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Tampa Bay Rays: J.P. Arencibia Adds Power at Catcher, First Base

By Robbie Knopf
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J.P. Arencibia is not the Tampa Bay Rays’ type of catcher. His defense is well below-average, and though he does hit home runs, he has never managed even a .285 on-base percentage in the big leagues. Despite those facts, though, Arencibia is a player that we have talked about as a Rays target for a long time. In five minutes of searching through the Rays Colored Glasses archives, I found that I wrote about him in that vein on 11/19/12, 10/22/13, 12/2/13, and even briefly on 12/8/14.

With that in mind, maybe it was inevitable that J.P. Arencibia would end up in a Rays uniform at some point. Now it has finally happened. Marc Topkin reports that the Rays have signed Arencibia to a minor league deal and will assign him to Triple-A Durham to start his tenure with the team.

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Not once has a Tampa Bay Rays catcher hit 15 home runs in a season. Arencibia did so in three consecutive seasons from 2011 to 2013. Arencibia has averaged 23 homers and 71 RBI per 500 plate appearances in his career, the type of numbers that the Rays wish they could have in the middle of their lineup. Despite those gaudy two statistics, though, Arencibia has just a .207/.255/.403 line for his career, amounting to just a 77 OPS+ (23% below league average).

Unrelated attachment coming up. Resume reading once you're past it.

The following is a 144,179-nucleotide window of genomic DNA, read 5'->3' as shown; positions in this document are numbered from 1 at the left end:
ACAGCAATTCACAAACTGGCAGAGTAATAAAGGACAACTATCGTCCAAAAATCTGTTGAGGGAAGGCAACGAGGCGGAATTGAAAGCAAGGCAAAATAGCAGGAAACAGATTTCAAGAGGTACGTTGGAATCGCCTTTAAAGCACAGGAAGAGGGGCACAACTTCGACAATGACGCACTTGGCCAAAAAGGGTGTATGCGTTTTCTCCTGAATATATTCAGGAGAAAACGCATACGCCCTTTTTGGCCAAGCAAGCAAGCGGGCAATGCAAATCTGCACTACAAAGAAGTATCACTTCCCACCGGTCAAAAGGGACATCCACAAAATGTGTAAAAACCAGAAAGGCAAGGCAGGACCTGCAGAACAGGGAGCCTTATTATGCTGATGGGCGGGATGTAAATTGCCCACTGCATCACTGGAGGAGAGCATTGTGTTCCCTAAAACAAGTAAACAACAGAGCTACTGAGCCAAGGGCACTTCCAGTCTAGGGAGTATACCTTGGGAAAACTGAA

Arencibia almost never walks and strikes out more than his fair share of times. For his career, he has 462 strikeouts versus just 84 walks, an unbelievably bad 5.5-to-1 ratio. In the history of baseball, just five non-pitchers who made at least 1500 plate appearances are worse: Rob Picciolo (retired in 1985), Jim Lillie (1886), Silver Flint (1889), Miguel Olivo (active last year), and Whitey Alpermann (1909). That’s it! On a more positive note, there is some reason to think that he can hit left-handed pitching as he has been at least 10% above league average against them (per sOPS+) in three out of the last four years.

In addition, Arencibia has drastically improved his ability to frame pitches. He was second-worst in baseball in 2011 at 18.8 runs below average and 8.1 run below average in 2012, but he improved to 14.9 runs above-average in 2013, 8th-best in baseball. He was then around average in his brief time at catcher last season. He still allows was too many passed balls and is mediocre at throwing out basestealers, but he is at least average at framing at this point.

On the whole, Arencibia could give the Tampa Bay Rays some power off their bench while seeing time at catcher and first base. However, the Rays are better off going with Curt Casali if an injury occurs or if they want a better option than Bobby Wilson. He is both a better defender than Arencibia and at least as good at the plate–Arencibia’s homers can’t overshadow all of his flaws. Arencibia is fine depth, but the Rays hope that playing him in the big leagues does not ever become necessary.

Next: Tampa Bay Rays: This Could Be Desmond Jennings’ Year

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